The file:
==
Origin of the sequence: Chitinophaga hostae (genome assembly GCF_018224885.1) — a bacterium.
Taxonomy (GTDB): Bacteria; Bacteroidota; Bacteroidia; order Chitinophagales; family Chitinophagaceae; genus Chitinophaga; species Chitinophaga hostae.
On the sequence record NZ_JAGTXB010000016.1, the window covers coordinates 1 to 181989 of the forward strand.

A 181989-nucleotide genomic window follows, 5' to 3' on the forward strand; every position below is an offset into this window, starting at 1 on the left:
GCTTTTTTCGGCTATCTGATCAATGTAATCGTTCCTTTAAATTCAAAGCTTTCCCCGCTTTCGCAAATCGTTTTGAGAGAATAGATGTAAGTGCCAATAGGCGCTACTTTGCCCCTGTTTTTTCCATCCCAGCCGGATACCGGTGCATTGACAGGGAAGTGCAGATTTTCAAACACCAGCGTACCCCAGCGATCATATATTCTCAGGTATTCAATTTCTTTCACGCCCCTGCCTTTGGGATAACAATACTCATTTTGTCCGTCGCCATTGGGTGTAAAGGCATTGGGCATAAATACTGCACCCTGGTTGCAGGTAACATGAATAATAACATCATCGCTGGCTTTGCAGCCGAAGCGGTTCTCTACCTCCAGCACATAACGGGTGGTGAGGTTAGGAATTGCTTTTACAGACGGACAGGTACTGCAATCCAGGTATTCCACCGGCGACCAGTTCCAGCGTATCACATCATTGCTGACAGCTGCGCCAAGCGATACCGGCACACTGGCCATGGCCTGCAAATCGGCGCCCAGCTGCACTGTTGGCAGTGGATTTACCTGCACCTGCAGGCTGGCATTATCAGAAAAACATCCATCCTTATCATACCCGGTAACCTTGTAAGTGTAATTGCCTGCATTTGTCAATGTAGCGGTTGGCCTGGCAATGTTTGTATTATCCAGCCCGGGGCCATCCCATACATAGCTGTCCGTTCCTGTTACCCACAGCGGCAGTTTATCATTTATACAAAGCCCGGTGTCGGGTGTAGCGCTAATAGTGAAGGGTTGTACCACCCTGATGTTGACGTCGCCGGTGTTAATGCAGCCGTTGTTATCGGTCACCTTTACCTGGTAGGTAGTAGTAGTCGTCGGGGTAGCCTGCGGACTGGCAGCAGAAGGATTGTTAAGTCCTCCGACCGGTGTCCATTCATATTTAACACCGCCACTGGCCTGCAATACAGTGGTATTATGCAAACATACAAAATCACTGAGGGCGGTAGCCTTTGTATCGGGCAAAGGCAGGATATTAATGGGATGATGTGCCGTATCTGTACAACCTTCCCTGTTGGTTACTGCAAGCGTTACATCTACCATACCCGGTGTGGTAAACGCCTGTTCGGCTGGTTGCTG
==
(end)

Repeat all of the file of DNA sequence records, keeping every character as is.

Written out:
Origin of the sequence: Chitinophaga hostae (genome assembly GCF_018224885.1) — a bacterium.
Taxonomy (GTDB): Bacteria; Bacteroidota; Bacteroidia; order Chitinophagales; family Chitinophagaceae; genus Chitinophaga; species Chitinophaga hostae.
On the sequence record NZ_JAGTXB010000016.1, the window covers coordinates 1 to 181989 of the forward strand.

A 181989-nucleotide genomic window follows, 5' to 3' on the forward strand; every position below is an offset into this window, starting at 1 on the left:
GCTTTTTTCGGCTATCTGATCAATGTAATCGTTCCTTTAAATTCAAAGCTTTCCCCGCTTTCGCAAATCGTTTTGAGAGAATAGATGTAAGTGCCAATAGGCGCTACTTTGCCCCTGTTTTTTCCATCCCAGCCGGATACCGGTGCATTGACAGGGAAGTGCAGATTTTCAAACACCAGCGTACCCCAGCGATCATATATTCTCAGGTATTCAATTTCTTTCACGCCCCTGCCTTTGGGATAACAATACTCATTTTGTCCGTCGCCATTGGGTGTAAAGGCATTGGGCATAAATACTGCACCCTGGTTGCAGGTAACATGAATAATAACATCATCGCTGGCTTTGCAGCCGAAGCGGTTCTCTACCTCCAGCACATAACGGGTGGTGAGGTTAGGAATTGCTTTTACAGACGGACAGGTACTGCAATCCAGGTATTCCACCGGCGACCAGTTCCAGCGTATCACATCATTGCTGACAGCTGCGCCAAGCGATACCGGCACACTGGCCATGGCCTGCAAATCGGCGCCCAGCTGCACTGTTGGCAGTGGATTTACCTGCACCTGCAGGCTGGCATTATCAGAAAAACATCCATCCTTATCATACCCGGTAACCTTGTAAGTGTAATTGCCTGCATTTGTCAATGTAGCGGTTGGCCTGGCAATGTTTGTATTATCCAGCCCGGGGCCATCCCATACATAGCTGTCCGTTCCTGTTACCCACAGCGGCAGTTTATCATTTATACAAAGCCCGGTGTCGGGTGTAGCGCTAATAGTGAAGGGTTGTACCACCCTGATGTTGACGTCGCCGGTGTTAATGCAGCCGTTGTTATCGGTCACCTTTACCTGGTAGGTAGTAGTAGTCGTCGGGGTAGCCTGCGGACTGGCAGCAGAAGGATTGTTAAGTCCTCCGACCGGTGTCCATTCATATTTAACACCGCCACTGGCCTGCAATACAGTGGTATTATGCAAACATACAAAATCACTGAGGGCGGTAGCCTTTGTATCGGGCAAAGGCAGGATATTAATGGGATGATGTGCCGTATCTGTACAACCTTCCCTGTTGGTTACTGCAAGCGTTACATCTACCATACCCGGTGTGGTAAACGCCTGTTCGGCTGGTTGCTG